Each of the units found on the respective base structures 40, 41, 42, 43 and 44 are interconnected by the transmission shaft sections 32. The interconnection is made at the flange arrangements, generally designated 30. Each of the gear carrier shaft sections 26 and 28 carries a flange member 31 at either end thereof. A further flange member is connected to the end of each of the transmission shaft sections 32 and then simply interconnected with suitable fastening means as shown in FIG. 6. The flange engagements 30 enable the base structures 40-41 to be out of alignment and still be able to rotate the shafts 32. The invention of the present application, all of the various parts are designed to be interchangeable. Thus, any one float assembly can be removed at any time for servicing and replacement without affecting the normal operation of the system.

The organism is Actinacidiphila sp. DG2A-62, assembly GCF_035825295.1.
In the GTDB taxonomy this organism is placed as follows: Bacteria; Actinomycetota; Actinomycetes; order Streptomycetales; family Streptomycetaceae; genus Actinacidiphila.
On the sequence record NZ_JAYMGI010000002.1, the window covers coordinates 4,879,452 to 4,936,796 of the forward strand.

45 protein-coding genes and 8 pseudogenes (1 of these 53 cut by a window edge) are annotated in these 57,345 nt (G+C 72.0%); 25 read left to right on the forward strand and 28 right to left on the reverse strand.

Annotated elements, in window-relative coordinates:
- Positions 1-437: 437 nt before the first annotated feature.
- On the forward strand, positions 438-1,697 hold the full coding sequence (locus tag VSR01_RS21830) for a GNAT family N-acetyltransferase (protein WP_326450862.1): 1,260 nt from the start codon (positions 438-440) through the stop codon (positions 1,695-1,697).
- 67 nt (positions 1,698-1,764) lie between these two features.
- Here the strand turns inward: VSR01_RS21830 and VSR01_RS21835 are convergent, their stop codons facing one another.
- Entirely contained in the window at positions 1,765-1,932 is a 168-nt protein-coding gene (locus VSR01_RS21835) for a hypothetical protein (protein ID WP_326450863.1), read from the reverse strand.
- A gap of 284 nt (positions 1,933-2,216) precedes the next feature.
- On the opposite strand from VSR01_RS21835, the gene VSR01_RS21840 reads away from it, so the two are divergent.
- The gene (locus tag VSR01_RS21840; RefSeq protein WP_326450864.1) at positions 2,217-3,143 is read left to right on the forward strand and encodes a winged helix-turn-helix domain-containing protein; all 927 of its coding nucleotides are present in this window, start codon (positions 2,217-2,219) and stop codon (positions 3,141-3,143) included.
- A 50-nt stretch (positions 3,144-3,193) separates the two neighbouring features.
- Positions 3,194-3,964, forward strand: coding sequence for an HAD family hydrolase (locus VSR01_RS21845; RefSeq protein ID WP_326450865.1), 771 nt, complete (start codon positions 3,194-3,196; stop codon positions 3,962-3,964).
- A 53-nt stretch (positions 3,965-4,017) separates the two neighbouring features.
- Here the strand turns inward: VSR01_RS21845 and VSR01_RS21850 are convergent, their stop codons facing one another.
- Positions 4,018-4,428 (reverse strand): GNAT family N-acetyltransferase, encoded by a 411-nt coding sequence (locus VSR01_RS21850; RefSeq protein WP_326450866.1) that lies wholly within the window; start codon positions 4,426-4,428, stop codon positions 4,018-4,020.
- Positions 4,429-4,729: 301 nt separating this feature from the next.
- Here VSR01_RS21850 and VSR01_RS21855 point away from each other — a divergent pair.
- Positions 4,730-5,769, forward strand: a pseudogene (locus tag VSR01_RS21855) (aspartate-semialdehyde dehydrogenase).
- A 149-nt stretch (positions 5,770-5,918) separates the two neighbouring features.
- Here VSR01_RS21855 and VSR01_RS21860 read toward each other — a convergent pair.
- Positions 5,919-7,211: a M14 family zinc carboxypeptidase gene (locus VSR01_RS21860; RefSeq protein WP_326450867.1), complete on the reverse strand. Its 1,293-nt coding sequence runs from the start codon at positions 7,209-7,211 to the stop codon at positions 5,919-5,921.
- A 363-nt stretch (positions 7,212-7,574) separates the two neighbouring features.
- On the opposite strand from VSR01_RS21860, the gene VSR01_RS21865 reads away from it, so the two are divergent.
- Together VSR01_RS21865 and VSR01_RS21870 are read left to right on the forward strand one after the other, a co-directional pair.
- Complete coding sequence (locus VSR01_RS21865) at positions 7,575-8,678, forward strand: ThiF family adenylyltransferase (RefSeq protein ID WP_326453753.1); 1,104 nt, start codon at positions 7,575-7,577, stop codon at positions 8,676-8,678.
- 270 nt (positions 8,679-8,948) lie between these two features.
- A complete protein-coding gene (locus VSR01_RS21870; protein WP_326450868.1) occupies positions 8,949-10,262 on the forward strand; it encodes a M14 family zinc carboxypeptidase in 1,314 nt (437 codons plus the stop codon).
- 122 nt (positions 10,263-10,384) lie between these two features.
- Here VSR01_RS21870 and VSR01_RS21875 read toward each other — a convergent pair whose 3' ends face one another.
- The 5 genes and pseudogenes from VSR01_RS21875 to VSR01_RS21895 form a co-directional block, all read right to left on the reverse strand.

The force exerted on both float members 12 and 14 is collected at either of the transmission shafts 32 and communicated through the entire length of the shafts 32 to the rest of the operating units. An estimation of the amount of power available is shown in accordance with the following calculation. A light float member made out of a material such as plastic and measuring 2 meters in width by 5 meters in length and having a height of 1 meter will represent 10 cubic meters of volume. To submerge such a float member into the water at a depth of 0.10 meters, it would require the equivalent of one metric ton or 1,000 kilograms. Thus, each time such a float member is submerged 0.1 meter, there is a requisite force of 1,000 kilograms that will be applied to the transmission system. Thus, for every 0.1 meters of submerged portion of the float, there will be a manifestation of 1,000 kilograms of force added to the transmission shaft 32 of the system.